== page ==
Today we left the hushed, library like atmosphere of Castillo de Banos and headed west. But before departing we popped into the bar last night to use the free wifi. I say free but since you feel morally obliged to buy a drink it's hardly free. Inside were three Spaniards, four drunk Germans, playing the noisiest game of pool this side of Berlin, Haze, me and the bar girl. Ten of us. The last time ten people got together in Castillo de Banos was probably when the town folk hid from a visit from Franco. I ordered the good lady a gin and tonic - don't accuse me of not being able to show her a good time - and for myself a Jameson whisky. The girl took a tumbler and filled it to within 15mm of the rim. It wasn't a double, nor a treble, nor what ever comes next, it was a tumbler full. Cost? a mere £2.60. These prices explained why the pool game was so loud. She did the same for the gin. There was no room for the tonic so she handed me the bottle of tonic. Hazel took a gulp and pulled a face which suggested it was turning itself inside out.

Impressive view from 400 meters up

    In the UK I've asked for a whisky and been handed a glass containing only marginally less ice than sunk the Titanic. This, therefore, is not a whisky at all but a glass of frozen water with a whisky flavouring. Here they pour you enough to ensure that should you fall over, you'll feel the need to cling to the floorboards lest you fall further. Now I've said this before but with alcohol so cheap, and bearing in mind the quantity you get, you can be forgiven for thinking the Spanish never get out of bed in the mornings. But of course, unlike present UK government propaganda, there is no correlation between the price of booze and how much people drink, it's a fallacy which our government perpetuates to help justify the tax levy. - Worth remembering here is that the three bars within parliament are subsidised by us, the tax payer, so what do they care?- Drinking to excess isn't about price, it's about attitude as the Spanish and French prove. I'll stick my neck out here and say if you believe otherwise then their propaganda is working. Get help. Asap.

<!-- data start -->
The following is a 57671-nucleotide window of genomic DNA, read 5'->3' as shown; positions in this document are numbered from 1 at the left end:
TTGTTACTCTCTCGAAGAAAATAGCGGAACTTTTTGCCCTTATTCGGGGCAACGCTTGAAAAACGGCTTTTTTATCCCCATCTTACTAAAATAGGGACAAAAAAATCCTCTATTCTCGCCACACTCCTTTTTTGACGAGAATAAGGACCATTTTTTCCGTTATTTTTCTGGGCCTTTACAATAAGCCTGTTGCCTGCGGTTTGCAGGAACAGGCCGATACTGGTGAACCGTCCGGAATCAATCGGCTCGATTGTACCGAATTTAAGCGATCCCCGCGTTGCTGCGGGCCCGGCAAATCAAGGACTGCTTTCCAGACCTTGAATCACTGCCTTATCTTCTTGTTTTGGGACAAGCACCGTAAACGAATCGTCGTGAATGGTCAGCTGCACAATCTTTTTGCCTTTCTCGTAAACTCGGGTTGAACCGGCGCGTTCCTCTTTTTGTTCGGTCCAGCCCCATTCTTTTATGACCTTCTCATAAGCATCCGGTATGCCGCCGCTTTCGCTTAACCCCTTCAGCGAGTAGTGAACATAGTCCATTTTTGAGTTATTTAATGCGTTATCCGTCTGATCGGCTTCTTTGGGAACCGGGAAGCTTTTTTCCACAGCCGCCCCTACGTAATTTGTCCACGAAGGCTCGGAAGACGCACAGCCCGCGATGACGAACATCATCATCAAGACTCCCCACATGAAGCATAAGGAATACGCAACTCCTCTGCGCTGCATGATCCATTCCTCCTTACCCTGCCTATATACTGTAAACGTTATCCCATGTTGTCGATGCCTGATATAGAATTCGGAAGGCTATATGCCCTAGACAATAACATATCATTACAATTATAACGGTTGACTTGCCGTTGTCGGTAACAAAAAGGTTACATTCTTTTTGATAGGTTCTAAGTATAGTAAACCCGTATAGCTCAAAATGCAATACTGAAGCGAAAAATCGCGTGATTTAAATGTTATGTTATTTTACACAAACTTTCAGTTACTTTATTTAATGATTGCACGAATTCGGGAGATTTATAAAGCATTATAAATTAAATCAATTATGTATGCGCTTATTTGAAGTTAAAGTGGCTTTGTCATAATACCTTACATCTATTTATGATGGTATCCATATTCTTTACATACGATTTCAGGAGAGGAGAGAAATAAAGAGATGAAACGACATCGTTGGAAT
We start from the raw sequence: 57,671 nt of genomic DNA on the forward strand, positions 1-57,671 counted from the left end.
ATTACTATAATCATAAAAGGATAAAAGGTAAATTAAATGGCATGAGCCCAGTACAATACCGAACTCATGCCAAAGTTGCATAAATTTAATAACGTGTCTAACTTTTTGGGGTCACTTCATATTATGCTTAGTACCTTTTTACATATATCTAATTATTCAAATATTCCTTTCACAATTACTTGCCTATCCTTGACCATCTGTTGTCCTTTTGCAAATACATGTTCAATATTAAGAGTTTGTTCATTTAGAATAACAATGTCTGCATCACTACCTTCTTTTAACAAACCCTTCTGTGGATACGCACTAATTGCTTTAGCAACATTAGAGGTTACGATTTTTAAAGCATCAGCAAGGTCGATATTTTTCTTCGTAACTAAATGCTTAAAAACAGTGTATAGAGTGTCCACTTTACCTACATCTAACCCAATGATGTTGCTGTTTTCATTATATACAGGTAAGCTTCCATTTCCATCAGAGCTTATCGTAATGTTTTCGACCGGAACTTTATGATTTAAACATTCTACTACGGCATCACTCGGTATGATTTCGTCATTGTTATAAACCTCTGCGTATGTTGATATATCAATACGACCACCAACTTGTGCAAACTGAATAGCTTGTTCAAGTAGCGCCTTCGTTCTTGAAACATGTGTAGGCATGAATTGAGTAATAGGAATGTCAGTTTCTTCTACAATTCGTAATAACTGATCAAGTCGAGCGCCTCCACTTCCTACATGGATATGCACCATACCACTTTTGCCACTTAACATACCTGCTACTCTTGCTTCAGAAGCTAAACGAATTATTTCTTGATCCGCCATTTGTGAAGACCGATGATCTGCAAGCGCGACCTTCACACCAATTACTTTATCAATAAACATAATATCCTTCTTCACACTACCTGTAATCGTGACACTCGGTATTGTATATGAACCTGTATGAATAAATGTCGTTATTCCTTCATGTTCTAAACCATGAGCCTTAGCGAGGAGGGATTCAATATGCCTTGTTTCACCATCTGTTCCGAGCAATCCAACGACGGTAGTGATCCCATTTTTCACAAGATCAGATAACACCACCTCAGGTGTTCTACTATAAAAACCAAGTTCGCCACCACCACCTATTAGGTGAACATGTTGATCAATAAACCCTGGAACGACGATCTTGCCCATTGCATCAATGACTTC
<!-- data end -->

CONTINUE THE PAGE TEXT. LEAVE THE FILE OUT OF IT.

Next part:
Now while on the subject of whisky I should point out there is only one way it should be drunk. Before I tell you how, I should also point out that I have Scottish relations, by marriage, and good Scottish friends so I'm taking my life in my hands here a little but somethings just can't go unsaid as I'm sure they would agree: In my book whisky should be drunk neat. An ice cube if you must, but only one. What I find a sacrilege is putting water with it. For Christ sake it's not bloody Robinson's Barley water. Pray tell what logic is there in taking a single malt, aged over the millennia in oak barrels, lovingly crafted by a distiller long since dead, and then watering it down with municipal tap water. Where’s your respect for this fine ancient craft? If I was a barman and someone asked for water in their Scotch, I would put it in a bottle, slip a teat over the end, check it for temperature by sprinkling it on the back of my hand before handing it over. Or better still, ask them if they would prefer an alcopop. If I was a craggy old kilt wearing highlander with a little bar specialising in fine vintage whiskeys I'd simply shoot them on sight and bury them out back! fuck em!

    Right, now what was today’s piece going to be about? Ah yes! today’s interesting journey to Estepona. It will now have to wait.

 

 

oooo000oooo

 

  Wednesday 4th December 2013 Week 128 Spain

    Pays to get it wrong!